Broad Optimality in Agency Rulemaking

Details

Author(s):
  • Vartan Shadarevian
Publish Date:
2022
Publication Title:
Stanford Law & Policy Review
Format:
Volume 33 Issue 2 Pages 335-391
Citation(s):
  • Vartan Shadarevian,  Broad Optimality in Agency Rulemaking, 33 Stan. L. & Pol'y Rev. 335 (2022).

Abstract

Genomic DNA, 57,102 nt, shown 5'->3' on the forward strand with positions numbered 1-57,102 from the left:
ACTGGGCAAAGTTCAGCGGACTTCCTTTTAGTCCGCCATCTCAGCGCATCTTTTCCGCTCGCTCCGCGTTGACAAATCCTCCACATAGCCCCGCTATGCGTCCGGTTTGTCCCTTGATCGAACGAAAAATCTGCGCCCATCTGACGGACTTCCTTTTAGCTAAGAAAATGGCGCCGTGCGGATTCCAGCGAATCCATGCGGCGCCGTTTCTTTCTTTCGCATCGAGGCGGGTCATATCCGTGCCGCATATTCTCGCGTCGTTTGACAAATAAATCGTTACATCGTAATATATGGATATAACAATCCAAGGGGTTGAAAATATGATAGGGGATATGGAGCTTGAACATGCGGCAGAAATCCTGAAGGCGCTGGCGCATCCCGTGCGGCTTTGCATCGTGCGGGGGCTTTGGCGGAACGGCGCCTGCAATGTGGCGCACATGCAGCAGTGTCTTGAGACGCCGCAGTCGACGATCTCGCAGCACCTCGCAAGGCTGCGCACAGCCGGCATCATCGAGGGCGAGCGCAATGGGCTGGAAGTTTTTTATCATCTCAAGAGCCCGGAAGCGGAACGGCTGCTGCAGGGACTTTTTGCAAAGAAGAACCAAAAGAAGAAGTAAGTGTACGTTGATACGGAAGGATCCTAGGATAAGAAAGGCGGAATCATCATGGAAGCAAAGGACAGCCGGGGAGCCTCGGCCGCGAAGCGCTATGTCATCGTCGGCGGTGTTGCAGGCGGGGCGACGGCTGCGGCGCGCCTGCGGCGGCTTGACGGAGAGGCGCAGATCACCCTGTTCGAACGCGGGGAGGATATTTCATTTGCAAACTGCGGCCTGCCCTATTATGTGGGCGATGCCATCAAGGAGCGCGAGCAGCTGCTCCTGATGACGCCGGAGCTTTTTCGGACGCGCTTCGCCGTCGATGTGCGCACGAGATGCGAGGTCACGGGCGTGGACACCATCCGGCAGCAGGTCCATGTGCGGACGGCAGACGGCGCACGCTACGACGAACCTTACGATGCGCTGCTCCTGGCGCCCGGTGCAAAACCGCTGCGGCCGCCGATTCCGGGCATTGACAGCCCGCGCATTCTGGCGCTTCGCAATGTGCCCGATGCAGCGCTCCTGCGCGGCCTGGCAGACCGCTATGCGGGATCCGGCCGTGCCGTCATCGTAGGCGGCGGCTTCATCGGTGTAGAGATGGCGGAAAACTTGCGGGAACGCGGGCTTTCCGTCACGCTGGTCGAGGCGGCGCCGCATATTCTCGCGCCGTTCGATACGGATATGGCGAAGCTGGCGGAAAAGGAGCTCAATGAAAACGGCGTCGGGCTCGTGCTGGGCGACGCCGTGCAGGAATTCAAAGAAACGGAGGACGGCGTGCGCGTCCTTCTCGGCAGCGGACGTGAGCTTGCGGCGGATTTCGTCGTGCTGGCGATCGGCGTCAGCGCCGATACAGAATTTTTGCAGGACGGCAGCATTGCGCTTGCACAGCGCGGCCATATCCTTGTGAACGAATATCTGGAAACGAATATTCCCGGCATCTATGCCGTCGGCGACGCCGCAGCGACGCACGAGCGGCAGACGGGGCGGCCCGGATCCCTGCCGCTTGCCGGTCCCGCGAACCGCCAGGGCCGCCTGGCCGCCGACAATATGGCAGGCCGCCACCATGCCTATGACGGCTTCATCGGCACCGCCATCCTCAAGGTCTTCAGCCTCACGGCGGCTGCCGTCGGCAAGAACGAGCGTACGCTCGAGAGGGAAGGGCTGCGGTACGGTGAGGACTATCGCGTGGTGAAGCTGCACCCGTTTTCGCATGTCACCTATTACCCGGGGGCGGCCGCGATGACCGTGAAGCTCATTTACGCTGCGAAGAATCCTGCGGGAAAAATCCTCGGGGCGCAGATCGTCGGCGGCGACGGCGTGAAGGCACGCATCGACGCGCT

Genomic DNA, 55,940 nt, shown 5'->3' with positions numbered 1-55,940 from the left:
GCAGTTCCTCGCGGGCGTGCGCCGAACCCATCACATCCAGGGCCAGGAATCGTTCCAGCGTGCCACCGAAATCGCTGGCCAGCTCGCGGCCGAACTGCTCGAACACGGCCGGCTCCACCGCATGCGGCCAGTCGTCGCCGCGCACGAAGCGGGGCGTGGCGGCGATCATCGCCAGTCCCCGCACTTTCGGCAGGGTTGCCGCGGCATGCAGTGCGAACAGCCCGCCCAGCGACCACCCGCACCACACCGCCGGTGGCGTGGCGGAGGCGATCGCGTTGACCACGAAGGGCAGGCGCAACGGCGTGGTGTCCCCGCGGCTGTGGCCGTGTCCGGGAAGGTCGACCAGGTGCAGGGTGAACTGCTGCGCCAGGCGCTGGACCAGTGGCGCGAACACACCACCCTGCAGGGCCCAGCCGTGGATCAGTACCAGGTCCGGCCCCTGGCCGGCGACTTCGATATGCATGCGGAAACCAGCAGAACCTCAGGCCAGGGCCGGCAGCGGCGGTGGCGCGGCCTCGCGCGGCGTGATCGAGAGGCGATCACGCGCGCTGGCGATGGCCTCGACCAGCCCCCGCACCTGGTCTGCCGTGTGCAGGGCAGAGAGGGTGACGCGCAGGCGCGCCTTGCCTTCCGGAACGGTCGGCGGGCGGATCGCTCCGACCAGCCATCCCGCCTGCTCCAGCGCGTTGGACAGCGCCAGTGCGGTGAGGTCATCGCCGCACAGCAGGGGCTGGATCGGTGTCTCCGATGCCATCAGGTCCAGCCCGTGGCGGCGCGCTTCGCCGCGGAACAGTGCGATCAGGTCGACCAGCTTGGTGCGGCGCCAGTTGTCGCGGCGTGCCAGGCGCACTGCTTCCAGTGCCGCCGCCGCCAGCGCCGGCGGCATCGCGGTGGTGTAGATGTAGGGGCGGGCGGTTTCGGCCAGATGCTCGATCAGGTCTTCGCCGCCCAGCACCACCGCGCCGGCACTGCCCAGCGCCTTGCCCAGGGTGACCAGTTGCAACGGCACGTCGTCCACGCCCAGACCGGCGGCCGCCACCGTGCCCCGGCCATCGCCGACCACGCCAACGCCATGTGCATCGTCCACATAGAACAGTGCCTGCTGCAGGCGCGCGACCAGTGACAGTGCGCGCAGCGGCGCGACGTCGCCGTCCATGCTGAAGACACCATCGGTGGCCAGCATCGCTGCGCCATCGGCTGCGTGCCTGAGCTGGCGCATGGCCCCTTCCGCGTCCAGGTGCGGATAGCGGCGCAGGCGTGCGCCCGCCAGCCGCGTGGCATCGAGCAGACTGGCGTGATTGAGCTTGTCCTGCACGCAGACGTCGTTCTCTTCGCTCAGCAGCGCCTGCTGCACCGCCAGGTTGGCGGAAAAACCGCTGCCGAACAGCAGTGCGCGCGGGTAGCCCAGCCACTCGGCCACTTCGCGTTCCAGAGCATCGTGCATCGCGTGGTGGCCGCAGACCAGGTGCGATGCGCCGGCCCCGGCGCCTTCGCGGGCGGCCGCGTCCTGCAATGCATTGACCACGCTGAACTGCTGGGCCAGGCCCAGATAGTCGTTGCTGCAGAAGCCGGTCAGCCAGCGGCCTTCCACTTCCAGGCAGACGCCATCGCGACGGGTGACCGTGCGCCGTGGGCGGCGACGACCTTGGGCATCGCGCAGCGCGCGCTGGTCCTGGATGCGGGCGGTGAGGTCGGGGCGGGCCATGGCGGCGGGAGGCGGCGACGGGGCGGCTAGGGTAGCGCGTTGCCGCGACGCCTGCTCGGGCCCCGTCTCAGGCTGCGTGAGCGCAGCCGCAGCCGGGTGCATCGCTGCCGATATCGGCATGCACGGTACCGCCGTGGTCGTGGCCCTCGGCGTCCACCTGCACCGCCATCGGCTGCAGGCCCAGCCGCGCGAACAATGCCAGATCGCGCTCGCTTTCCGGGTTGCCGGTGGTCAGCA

This Article discusses issues with how the success of aggregate agency rulemaking is evaluated. Rigorous methods are used for assessing the ‘optimality’—according to a chosen criterion—of individual agency regulations, and procedures such as Cost-Benefit Analysis provide a way for agencies to estimate how effective a considered regulation will be. By contrast, overall agency behavior (over the course of a period of time or of a regulatory program) is not evaluated nearly as stringently, leading to politicized debates and band-aid solutions. To help bring the rigor used in individual rulemaking to the evaluation of aggregate agency behavior, this Article proposes a definition of “broad optimality” and presents a comprehensive taxonomy of the ways in which an agency may fail to achieve it. This Article also discusses why agencies fall short of achieving broad optimality and implications for agency procedure